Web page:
Rebbeitzin Leah and Rabbi (Mayor) Moshe Goldsmith, posing outside of the front door to their home on the Itamar Yishuv. (photo cred: Scott Shlomo Krane)
Afterword (January 6, 2021)
Rabbi Goldsmith has been the mayor of Itamar since November 2005, according to his LinkedIn page. The murder of the Fogels — of which crime-scene and victim photos were shared openly (and originally uncensored) with the Israeli public, online, by the powers-that-be in Jerusalem to such news sources as Arutz Sheva — was undoubtedly the grisliest victimization of Jews in the region: ‘Area C’, to the Oslo Accords, or sub-Nablus, to freemen and women, and those living within a justifiable paradigm of realpolitik. Yes, it was by far, the sheer grisliest incident to victimize Jewish people in the neighborhood, but not the last. While he was innocently herding sheep, one day, Matan, the younger brother of the late Rabbi Udi Fogel, was beaten by a pack of the young club-brandishing Palestinian Arabs, a mere 13-months after the massacre of his brother, sister-in-law, nieces and nephews. The incident involving Matan Fogel was actually the second situation to happen in the span of just one week: that is, allegedly, after Palestinians began illegally farming the restricted area of Harish. The area is probably restricted because most of the land, surrounding and especially connected to Itamar, falls under the jurisdiction of the Shomron Regional Council.
Despite what Mayor Goldsmith told me on the record, the only time I met him, back in ’11 (the year of the murders), the population on the settlement of Itamar has actually decreased between the year of the Fogel atrocity and this year, by roughly two to 300 souls, according to the Israel Central Bureau of Statistics (2019). Despite what the mayor tells me, perhaps for propaganda purposes, that’s a hell of a lot of people to declare ‘Exodus,’ for a miniature shtetl in the desert. Perhaps when he spoke to me for our interview inside his house and all around on the grounds of Itamar, he didn’t foresee that the yishuvniks would finally — some of them — find reasons to leave, be it to another outpost deemed “illegal” (probably), or to take it inside the Green Line (less likely).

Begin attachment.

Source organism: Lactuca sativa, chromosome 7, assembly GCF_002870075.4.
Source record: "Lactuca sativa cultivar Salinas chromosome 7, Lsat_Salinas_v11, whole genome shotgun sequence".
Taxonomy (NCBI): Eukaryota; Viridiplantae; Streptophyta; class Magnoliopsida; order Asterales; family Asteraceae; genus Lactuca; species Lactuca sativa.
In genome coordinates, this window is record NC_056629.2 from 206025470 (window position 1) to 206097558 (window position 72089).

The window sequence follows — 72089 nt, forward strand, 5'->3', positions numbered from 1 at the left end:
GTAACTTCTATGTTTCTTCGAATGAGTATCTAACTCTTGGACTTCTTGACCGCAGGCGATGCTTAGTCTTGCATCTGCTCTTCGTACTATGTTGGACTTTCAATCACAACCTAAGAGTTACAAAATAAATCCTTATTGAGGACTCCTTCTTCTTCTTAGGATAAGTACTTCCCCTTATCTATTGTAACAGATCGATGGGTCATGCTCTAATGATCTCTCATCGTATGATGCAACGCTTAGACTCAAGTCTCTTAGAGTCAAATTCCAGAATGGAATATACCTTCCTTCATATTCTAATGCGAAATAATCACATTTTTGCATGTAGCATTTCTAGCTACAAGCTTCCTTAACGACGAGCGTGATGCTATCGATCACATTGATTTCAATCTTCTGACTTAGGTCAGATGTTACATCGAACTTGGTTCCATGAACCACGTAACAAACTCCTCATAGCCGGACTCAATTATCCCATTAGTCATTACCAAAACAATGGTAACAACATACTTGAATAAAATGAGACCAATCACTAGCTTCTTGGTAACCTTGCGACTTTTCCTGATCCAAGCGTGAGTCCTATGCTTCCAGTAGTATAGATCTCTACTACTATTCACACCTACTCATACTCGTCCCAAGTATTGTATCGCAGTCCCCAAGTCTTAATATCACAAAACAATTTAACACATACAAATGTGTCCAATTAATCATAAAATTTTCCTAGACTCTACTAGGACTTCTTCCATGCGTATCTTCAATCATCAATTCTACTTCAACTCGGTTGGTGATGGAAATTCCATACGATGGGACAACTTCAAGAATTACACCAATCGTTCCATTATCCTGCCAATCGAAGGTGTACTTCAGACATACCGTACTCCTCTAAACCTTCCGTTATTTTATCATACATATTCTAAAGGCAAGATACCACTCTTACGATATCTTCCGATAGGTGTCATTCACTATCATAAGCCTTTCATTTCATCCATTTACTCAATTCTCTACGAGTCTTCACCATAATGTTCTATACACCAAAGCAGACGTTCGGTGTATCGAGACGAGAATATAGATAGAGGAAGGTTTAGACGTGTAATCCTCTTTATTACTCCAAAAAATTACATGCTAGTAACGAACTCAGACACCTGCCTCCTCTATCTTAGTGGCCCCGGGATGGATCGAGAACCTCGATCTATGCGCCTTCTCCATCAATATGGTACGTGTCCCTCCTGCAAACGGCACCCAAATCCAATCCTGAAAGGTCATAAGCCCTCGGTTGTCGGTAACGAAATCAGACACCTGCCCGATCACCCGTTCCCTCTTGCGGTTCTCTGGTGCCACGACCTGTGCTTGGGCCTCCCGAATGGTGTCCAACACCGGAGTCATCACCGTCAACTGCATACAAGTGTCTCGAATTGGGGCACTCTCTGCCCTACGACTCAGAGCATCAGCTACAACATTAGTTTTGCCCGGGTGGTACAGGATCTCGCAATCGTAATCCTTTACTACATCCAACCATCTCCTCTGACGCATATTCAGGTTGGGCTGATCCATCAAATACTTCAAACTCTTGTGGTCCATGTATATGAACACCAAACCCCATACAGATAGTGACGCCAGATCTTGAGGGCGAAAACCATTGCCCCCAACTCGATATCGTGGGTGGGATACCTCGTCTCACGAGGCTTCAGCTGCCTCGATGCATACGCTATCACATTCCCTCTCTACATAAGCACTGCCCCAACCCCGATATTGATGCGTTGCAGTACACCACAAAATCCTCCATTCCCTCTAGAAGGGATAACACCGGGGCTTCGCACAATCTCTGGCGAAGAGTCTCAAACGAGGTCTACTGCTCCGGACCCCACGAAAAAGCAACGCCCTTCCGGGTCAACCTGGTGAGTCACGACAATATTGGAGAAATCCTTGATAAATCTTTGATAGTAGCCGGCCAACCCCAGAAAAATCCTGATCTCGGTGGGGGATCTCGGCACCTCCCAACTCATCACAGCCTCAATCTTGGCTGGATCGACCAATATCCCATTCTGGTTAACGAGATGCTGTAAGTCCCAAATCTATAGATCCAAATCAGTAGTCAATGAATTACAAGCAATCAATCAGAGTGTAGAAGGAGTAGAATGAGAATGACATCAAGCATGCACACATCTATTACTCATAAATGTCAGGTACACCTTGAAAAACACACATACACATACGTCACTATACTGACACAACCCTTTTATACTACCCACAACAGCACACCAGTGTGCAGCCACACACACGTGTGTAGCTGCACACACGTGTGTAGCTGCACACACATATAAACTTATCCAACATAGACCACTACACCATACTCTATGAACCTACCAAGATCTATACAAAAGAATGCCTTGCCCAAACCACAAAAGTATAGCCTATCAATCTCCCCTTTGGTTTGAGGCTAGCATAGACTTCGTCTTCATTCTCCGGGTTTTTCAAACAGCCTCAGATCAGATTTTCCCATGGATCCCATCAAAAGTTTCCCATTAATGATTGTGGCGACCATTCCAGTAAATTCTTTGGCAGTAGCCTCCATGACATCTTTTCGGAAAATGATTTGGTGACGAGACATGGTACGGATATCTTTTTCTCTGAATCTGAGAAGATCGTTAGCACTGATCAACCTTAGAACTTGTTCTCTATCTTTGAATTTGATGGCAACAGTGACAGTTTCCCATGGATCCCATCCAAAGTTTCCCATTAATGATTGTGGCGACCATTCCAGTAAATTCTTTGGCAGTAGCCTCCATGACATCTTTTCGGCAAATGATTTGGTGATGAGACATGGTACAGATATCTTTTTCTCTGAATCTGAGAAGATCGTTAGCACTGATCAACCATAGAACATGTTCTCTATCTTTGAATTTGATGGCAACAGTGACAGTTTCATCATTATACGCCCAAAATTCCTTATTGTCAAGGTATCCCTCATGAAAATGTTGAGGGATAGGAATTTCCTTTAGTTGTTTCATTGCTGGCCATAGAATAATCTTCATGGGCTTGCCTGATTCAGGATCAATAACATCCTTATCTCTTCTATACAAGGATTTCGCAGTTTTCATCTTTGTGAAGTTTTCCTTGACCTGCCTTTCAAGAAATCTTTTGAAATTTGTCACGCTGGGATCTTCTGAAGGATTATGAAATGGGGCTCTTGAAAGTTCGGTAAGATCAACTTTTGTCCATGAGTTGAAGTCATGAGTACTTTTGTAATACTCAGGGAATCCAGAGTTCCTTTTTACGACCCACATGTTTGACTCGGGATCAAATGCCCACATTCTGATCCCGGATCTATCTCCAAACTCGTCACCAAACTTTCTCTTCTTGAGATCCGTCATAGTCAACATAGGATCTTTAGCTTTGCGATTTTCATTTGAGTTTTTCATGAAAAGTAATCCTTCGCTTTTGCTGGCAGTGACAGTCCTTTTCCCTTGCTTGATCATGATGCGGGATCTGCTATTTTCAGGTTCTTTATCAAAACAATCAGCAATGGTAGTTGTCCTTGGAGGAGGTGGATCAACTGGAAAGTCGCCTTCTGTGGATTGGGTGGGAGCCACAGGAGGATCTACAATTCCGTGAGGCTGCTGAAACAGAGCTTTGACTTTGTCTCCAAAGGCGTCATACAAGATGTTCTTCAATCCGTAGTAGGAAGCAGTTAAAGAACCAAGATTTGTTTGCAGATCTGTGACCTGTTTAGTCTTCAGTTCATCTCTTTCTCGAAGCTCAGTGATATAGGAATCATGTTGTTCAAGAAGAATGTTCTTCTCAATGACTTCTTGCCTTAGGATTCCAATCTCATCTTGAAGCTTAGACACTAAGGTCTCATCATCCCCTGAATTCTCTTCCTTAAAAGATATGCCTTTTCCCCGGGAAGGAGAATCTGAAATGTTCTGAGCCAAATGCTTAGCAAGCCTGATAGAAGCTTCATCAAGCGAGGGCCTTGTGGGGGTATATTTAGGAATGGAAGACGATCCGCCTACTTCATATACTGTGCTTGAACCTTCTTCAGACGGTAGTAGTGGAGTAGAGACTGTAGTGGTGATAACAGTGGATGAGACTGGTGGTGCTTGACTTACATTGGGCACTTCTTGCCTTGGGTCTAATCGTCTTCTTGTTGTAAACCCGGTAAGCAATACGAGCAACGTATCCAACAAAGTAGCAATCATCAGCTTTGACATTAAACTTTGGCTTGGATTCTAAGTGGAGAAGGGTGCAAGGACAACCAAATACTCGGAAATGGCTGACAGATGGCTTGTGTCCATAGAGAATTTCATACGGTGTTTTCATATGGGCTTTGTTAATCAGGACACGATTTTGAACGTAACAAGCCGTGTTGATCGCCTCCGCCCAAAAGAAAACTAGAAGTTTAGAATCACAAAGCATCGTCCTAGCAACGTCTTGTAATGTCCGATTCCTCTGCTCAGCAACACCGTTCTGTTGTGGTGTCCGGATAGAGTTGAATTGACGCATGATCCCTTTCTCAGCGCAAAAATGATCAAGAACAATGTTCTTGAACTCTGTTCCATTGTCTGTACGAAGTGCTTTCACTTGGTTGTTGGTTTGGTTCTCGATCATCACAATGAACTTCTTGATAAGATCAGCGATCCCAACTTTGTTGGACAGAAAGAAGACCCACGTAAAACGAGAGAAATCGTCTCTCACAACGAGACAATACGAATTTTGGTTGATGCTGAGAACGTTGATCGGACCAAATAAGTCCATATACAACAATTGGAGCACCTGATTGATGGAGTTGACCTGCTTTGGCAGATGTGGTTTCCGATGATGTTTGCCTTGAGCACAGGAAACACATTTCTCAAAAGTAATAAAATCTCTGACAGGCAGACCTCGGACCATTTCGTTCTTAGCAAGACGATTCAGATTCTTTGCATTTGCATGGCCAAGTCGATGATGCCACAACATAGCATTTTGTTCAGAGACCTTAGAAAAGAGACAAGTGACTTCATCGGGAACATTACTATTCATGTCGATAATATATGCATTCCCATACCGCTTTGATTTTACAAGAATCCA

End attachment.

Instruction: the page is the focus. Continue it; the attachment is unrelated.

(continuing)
The future of the region is uncertain. Jerusalem, probably, would never let anything happen to the peoples and homes of Itamar, but does this give the Jews there a right to provoke and harass their Arab neighbors; as if, as Meir Kahane stressed, (and it was the tragic hubris of a prophetic genius), Jewish presence necessarily means Arabs are no longer welcome? Whether it is in response to a terrorist attack or other dispute, or just out of simple-minded Islamophobia or radical religious zealotry; I can say firmly and resolutely, ‘no’ it does not. And every time a Jew near the Itamar Yishuv, who is protected (even if yes, admittedly more so now, than before the Fogel atrocity happened), by the IDF, does something reactionary like throws a stone, destroys Muslim and Christian Palestinian property, or unleashes a racist verbal tirade against a strange Arab, he or she threatens the very arm of the Zionist tree which gives the settler-movement its shade from the desert sun, its uniqueness and stripes of identity. We become unJudaized: ugly reactionaries with maladjusted dispositions towards the world.